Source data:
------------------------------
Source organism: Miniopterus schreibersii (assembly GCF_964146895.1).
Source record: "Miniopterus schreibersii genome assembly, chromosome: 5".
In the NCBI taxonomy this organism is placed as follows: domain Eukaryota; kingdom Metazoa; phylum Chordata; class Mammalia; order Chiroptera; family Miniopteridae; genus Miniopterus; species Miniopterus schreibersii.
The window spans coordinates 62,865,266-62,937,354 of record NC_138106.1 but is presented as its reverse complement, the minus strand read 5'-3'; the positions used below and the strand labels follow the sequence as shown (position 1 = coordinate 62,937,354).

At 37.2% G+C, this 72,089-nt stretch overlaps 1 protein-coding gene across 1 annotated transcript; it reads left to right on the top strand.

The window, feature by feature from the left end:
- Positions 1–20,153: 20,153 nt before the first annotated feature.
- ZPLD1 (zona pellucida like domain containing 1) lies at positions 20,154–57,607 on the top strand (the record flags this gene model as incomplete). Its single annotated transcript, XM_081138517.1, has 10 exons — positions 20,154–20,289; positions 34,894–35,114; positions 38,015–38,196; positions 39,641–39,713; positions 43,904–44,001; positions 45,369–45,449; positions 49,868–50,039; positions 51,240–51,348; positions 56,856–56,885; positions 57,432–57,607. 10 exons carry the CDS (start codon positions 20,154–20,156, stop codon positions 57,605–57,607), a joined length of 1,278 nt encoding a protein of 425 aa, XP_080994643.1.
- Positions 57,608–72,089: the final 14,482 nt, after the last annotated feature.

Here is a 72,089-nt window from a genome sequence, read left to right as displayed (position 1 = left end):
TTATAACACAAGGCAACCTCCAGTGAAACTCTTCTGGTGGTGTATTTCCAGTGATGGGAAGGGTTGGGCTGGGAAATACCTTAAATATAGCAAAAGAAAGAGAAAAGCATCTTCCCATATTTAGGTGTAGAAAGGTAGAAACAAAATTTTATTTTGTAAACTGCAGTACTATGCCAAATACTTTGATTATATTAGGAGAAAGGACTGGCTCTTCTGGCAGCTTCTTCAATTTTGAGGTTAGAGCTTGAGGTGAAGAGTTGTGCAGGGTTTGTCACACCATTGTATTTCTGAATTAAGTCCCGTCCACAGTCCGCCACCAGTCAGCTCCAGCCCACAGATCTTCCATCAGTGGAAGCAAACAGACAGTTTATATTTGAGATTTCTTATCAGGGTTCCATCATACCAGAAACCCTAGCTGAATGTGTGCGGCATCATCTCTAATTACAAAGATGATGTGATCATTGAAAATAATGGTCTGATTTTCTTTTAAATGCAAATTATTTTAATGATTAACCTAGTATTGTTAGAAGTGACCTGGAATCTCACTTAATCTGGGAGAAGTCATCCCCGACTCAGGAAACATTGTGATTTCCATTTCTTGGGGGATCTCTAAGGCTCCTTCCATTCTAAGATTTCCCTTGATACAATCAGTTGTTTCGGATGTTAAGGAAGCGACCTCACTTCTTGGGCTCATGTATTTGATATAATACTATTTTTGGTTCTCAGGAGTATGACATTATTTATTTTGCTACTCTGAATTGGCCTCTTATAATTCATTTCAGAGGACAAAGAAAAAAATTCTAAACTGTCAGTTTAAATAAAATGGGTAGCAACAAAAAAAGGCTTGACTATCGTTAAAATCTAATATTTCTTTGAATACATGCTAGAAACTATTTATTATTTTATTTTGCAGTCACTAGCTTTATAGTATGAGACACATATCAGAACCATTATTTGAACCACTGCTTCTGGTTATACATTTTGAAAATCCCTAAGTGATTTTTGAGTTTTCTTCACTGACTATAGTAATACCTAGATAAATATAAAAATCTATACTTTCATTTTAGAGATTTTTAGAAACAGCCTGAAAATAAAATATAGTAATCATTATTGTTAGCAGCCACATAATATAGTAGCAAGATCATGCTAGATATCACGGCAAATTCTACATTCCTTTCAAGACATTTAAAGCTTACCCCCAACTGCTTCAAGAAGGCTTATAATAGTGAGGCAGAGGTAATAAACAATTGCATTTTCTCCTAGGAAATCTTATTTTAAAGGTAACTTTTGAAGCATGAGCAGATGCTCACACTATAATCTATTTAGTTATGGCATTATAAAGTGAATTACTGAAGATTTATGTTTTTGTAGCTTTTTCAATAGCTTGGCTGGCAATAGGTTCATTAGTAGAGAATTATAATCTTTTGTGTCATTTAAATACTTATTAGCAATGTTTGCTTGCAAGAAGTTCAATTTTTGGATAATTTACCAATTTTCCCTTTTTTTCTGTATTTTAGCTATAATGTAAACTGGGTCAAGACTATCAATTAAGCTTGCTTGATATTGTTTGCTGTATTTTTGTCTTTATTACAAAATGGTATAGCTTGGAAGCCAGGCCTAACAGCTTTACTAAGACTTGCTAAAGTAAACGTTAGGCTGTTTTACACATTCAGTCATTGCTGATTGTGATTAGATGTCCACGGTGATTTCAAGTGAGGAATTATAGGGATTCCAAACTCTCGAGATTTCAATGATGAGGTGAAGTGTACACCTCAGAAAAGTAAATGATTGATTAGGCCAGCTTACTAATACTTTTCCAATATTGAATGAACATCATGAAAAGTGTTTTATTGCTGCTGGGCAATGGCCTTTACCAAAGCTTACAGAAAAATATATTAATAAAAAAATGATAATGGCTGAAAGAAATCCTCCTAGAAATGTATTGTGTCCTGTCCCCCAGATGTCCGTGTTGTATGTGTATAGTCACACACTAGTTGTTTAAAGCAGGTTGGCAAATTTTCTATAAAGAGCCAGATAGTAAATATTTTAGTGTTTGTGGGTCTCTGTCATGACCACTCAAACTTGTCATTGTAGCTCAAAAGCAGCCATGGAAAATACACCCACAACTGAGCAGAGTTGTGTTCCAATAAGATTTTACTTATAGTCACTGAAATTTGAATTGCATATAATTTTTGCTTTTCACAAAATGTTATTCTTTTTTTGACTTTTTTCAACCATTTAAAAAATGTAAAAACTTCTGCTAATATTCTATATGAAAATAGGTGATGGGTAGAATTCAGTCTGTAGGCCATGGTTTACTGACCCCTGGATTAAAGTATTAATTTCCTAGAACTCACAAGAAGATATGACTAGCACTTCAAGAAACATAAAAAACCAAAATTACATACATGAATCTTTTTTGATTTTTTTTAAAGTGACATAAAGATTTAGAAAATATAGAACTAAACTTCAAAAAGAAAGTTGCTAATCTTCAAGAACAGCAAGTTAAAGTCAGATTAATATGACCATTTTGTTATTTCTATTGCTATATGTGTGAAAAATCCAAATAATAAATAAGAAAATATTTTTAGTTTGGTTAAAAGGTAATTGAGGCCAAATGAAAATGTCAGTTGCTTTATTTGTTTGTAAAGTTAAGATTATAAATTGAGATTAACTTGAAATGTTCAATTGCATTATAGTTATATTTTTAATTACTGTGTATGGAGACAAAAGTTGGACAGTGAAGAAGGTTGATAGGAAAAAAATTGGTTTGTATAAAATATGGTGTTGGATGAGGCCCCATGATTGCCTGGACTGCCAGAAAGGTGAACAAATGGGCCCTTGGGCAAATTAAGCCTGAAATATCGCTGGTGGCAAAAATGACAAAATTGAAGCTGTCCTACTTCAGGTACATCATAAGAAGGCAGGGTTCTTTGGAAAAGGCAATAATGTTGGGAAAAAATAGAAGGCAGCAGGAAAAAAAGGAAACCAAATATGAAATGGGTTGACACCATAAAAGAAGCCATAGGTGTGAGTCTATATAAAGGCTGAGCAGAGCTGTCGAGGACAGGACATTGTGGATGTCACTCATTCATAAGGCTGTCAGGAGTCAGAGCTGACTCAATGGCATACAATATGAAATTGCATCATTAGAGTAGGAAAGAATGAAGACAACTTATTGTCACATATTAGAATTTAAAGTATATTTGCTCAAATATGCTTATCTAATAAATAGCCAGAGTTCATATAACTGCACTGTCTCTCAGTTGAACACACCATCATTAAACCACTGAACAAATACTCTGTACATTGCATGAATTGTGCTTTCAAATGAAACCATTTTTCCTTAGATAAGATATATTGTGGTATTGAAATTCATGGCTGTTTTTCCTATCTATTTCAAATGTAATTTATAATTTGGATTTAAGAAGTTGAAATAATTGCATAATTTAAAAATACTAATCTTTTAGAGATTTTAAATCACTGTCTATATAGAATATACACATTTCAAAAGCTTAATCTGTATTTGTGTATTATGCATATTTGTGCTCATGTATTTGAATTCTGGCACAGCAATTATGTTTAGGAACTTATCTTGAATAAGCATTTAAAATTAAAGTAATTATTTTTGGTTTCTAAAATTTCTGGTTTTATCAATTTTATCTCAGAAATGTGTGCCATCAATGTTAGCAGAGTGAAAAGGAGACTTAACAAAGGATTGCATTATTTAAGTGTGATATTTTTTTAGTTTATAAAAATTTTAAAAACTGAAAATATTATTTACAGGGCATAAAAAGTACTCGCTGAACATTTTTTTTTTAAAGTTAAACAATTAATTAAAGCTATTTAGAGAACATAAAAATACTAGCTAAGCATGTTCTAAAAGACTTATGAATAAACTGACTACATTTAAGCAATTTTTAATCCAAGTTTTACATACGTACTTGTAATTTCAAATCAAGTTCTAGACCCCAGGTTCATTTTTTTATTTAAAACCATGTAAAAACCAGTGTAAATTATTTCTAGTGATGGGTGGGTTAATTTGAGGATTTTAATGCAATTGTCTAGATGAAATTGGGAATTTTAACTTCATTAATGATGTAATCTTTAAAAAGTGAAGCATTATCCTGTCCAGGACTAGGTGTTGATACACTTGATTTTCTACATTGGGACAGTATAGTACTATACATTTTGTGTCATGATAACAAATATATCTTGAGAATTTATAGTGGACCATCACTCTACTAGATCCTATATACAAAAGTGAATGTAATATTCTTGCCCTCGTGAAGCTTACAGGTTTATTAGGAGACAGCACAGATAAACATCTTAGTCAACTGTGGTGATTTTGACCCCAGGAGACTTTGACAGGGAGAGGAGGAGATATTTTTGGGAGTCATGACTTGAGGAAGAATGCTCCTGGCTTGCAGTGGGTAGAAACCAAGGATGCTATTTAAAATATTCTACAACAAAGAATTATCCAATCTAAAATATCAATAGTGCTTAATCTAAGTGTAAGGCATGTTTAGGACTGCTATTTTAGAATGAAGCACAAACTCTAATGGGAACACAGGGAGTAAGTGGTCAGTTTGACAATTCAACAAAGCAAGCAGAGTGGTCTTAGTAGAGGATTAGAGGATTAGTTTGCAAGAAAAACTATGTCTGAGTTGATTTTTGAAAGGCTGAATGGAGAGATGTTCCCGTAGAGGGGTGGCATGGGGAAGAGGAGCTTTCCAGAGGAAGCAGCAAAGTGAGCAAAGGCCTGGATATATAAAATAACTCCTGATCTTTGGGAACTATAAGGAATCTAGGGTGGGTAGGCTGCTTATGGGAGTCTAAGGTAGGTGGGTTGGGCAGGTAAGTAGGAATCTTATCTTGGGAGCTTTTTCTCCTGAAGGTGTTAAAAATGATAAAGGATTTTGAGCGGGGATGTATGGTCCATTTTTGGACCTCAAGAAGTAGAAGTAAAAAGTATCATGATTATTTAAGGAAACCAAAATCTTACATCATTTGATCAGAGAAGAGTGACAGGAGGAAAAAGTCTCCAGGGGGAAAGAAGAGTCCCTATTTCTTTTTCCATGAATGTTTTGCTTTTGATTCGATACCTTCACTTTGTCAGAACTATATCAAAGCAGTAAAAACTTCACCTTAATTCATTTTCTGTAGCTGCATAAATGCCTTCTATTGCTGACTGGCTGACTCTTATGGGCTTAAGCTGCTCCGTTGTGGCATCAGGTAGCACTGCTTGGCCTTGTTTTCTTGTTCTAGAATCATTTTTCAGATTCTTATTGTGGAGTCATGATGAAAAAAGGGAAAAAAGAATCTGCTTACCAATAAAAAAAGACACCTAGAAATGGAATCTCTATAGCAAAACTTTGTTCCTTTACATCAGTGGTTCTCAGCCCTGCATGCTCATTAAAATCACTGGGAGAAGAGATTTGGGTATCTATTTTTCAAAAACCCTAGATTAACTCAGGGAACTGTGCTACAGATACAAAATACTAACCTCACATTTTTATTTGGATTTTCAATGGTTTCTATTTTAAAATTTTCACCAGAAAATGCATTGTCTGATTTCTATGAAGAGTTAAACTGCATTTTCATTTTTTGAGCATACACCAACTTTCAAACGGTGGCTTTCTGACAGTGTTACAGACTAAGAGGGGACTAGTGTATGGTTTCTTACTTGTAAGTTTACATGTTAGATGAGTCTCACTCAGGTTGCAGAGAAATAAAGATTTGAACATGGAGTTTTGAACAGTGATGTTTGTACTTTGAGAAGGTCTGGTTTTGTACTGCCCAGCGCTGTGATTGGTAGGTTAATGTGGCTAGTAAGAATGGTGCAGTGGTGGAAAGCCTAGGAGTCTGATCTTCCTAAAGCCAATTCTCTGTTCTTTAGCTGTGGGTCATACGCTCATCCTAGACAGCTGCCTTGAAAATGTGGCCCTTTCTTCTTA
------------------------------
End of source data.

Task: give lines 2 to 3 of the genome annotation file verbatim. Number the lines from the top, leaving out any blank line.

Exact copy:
Source record: "Miniopterus schreibersii genome assembly, chromosome: 5".
In the NCBI taxonomy this organism is placed as follows: domain Eukaryota; kingdom Metazoa; phylum Chordata; class Mammalia; order Chiroptera; family Miniopteridae; genus Miniopterus; species Miniopterus schreibersii.